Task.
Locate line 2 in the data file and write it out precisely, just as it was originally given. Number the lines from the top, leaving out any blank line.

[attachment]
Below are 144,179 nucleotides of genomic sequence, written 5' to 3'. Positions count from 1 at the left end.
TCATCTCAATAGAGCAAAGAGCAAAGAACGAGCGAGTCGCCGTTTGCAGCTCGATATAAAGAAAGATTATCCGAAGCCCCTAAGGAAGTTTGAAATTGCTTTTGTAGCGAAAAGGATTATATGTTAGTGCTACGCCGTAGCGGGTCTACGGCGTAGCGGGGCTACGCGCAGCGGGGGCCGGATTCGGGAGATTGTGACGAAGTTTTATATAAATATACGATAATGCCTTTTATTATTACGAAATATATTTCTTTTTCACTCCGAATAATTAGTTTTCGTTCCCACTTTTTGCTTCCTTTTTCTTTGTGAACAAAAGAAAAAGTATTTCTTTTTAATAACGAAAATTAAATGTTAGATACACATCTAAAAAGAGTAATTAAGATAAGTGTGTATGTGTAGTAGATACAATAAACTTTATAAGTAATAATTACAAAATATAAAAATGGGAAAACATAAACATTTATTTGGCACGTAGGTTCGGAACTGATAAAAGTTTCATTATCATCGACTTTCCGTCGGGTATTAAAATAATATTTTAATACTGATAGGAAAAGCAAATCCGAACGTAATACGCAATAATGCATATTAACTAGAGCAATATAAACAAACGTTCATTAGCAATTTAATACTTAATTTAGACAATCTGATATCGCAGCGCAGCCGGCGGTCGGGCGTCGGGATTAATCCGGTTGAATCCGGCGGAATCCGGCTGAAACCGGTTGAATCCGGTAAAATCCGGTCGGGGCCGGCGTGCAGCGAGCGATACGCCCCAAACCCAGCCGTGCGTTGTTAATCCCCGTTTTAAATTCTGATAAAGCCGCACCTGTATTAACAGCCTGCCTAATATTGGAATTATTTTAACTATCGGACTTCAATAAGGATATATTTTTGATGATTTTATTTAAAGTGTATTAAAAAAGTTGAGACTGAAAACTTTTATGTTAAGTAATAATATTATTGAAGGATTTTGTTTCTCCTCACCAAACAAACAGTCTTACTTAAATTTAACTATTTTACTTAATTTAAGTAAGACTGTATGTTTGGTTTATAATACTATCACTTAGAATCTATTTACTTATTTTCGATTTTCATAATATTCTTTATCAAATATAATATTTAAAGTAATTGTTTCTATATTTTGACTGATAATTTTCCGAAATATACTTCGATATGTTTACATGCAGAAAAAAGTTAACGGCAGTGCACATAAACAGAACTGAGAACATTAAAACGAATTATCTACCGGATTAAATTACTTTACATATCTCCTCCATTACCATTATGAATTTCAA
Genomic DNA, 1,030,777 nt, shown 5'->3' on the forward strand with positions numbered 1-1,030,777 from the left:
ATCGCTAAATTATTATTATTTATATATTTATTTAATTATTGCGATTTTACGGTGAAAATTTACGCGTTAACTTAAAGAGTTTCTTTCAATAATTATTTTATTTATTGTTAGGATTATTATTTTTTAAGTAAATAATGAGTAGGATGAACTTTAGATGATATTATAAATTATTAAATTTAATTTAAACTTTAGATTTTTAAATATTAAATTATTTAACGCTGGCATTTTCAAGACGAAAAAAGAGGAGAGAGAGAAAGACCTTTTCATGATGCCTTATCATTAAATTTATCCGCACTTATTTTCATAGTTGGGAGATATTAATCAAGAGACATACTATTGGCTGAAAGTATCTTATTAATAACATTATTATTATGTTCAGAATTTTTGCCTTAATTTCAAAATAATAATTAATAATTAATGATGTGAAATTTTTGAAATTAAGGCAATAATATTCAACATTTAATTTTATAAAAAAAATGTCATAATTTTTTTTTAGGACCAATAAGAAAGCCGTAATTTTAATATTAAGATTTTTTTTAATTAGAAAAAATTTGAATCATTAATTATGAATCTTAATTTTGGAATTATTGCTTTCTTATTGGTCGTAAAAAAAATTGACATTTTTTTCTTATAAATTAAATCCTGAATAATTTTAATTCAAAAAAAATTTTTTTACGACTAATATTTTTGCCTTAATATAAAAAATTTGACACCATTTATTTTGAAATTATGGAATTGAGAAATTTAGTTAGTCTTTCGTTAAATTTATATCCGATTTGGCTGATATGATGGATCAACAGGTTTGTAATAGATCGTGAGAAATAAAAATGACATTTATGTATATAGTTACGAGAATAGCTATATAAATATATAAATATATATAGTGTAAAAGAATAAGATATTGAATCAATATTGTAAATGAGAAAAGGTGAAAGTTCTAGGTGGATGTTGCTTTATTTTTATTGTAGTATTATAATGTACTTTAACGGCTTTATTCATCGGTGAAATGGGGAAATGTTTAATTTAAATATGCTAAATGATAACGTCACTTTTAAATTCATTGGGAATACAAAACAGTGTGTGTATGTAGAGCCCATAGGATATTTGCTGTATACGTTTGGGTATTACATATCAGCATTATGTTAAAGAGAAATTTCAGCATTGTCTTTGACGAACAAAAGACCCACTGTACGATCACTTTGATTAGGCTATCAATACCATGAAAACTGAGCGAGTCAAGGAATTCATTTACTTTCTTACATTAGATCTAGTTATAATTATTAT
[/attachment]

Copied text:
TCATCTCAATAGAGCAAAGAGCAAAGAACGAGCGAGTCGCCGTTTGCAGCTCGATATAAAGAAAGATTATCCGAAGCCCCTAAGGAAGTTTGAAATTGCTTTTGTAGCGAAAAGGATTATATGTTAGTGCTACGCCGTAGCGGGTCTACGGCGTAGCGGGGCTACGCGCAGCGGGGGCCGGATTCGGGAGATTGTGACGAAGTTTTATATAAATATACGATAATGCCTTTTATTATTACGAAATATATTTCTTTTTCACTCCGAATAATTAGTTTTCGTTCCCACTTTTTGCTTCCTTTTTCTTTGTGAACAAAAGAAAAAGTATTTCTTTTTAATAACGAAAATTAAATGTTAGATACACATCTAAAAAGAGTAATTAAGATAAGTGTGTATGTGTAGTAGATACAATAAACTTTATAAGTAATAATTACAAAATATAAAAATGGGAAAACATAAACATTTATTTGGCACGTAGGTTCGGAACTGATAAAAGTTTCATTATCATCGACTTTCCGTCGGGTATTAAAATAATATTTTAATACTGATAGGAAAAGCAAATCCGAACGTAATACGCAATAATGCATATTAACTAGAGCAATATAAACAAACGTTCATTAGCAATTTAATACTTAATTTAGACAATCTGATATCGCAGCGCAGCCGGCGGTCGGGCGTCGGGATTAATCCGGTTGAATCCGGCGGAATCCGGCTGAAACCGGTTGAATCCGGTAAAATCCGGTCGGGGCCGGCGTGCAGCGAGCGATACGCCCCAAACCCAGCCGTGCGTTGTTAATCCCCGTTTTAAATTCTGATAAAGCCGCACCTGTATTAACAGCCTGCCTAATATTGGAATTATTTTAACTATCGGACTTCAATAAGGATATATTTTTGATGATTTTATTTAAAGTGTATTAAAAAAGTTGAGACTGAAAACTTTTATGTTAAGTAATAATATTATTGAAGGATTTTGTTTCTCCTCACCAAACAAACAGTCTTACTTAAATTTAACTATTTTACTTAATTTAAGTAAGACTGTATGTTTGGTTTATAATACTATCACTTAGAATCTATTTACTTATTTTCGATTTTCATAATATTCTTTATCAAATATAATATTTAAAGTAATTGTTTCTATATTTTGACTGATAATTTTCCGAAATATACTTCGATATGTTTACATGCAGAAAAAAGTTAACGGCAGTGCACATAAACAGAACTGAGAACATTAAAACGAATTATCTACCGGATTAAATTACTTTACATATCTCCTCCATTACCATTATGAATTTCAA